LONDON-U.K. house prices rose unexpectedly in June, but will likely struggle to maintain that growth in coming months, mortgage lender Halifax said Wednesday.
The Halifax house price index rose 1.2% in June from May, following a more modest increase of 0.4% the previous month and outpacing forecasts for no change. The annual decline—measured during the three months through June from the corresponding period a year ago-narrowed to 3.5% from a 4.1% fall in May.
The figures are the latest in a string of volatile indicators of house prices, after rival lender Nationwide's report that prices stagnated in June following a modest rise in May. Many economists believe that, looking beyond the near-term fluctuations, the market is likely to be sluggish at best, given the variety of pressures on house prices.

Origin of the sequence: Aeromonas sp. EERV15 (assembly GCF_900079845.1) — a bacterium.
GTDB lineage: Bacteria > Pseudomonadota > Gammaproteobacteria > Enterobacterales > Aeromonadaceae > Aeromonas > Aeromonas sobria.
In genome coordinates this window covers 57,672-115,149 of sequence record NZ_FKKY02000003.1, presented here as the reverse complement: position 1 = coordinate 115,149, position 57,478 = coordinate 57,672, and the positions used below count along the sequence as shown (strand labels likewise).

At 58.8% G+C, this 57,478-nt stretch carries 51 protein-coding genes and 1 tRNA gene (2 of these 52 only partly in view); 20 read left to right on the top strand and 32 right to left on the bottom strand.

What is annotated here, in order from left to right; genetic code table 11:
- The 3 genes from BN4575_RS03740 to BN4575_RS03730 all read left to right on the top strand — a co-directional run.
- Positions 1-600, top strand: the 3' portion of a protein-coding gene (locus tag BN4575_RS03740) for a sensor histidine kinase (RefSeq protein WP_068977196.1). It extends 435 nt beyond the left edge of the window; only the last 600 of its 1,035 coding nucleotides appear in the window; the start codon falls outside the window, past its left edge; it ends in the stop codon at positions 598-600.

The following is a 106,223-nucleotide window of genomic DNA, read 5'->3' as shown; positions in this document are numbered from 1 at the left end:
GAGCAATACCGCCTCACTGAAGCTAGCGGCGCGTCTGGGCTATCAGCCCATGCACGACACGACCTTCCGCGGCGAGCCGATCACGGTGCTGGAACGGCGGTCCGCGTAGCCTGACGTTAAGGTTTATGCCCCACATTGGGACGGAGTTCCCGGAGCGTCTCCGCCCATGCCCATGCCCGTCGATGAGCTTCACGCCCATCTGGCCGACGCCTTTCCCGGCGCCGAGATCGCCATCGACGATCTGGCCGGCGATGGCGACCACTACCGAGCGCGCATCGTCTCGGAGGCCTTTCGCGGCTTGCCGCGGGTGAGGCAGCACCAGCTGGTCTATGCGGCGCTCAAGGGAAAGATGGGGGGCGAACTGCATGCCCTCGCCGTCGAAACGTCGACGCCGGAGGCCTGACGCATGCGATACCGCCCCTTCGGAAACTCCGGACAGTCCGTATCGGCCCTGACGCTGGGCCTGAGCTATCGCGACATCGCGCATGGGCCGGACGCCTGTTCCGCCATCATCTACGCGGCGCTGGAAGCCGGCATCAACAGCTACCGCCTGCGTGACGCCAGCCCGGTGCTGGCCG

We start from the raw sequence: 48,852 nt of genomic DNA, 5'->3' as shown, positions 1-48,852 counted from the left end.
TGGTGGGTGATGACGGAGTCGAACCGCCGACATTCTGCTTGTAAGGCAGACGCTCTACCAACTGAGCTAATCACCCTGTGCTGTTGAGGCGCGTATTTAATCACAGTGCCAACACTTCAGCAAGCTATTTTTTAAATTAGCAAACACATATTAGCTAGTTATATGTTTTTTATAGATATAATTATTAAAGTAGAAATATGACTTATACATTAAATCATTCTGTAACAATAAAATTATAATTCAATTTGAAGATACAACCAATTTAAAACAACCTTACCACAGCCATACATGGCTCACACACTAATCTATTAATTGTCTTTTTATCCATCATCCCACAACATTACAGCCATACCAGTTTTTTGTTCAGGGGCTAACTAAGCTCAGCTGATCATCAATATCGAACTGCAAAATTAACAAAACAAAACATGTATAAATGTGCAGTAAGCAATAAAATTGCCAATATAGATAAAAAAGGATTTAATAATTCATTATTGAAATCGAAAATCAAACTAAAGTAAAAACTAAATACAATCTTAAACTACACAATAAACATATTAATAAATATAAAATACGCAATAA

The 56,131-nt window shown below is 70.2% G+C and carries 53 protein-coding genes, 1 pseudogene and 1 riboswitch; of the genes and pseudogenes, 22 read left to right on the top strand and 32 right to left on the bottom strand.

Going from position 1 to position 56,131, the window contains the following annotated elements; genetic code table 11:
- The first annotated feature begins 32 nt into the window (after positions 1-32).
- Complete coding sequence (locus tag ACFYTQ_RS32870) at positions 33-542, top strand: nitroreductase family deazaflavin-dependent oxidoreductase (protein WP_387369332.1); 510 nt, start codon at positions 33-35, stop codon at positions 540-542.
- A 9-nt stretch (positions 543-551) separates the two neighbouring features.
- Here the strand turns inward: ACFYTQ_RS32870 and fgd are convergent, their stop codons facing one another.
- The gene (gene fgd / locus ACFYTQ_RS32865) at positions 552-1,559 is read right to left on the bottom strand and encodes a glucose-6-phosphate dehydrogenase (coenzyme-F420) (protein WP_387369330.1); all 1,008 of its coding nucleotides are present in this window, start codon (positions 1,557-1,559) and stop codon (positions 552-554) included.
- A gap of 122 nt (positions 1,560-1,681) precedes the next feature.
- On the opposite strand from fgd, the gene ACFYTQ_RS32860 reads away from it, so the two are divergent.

"Modest overall falls in house prices are more likely than not over the second half of 2011 and the first half of 2012," said Howard Archer, economist at IHS Global Insight, a consultancy. He said potential buyers are being deterred as their incomes fall back relative to inflation, the government continues its program of slashing spending and eliminating public-sector jobs, and fears grow over the state of the economy, among other factors.
Halifax economist Martin Ellis was slightly more upbeat, saying prices may level out in the near term. "A slowly improving economy and sustained low interest rates should help to support broad stability in the market over the coming months." But he added the market is "likely to continue to face significant headwinds which are expected to constrain housing demand." The average house price was £163,000 ($261,778) in June, Halifax said. Halifax is part of Lloyds Banking Group PLC.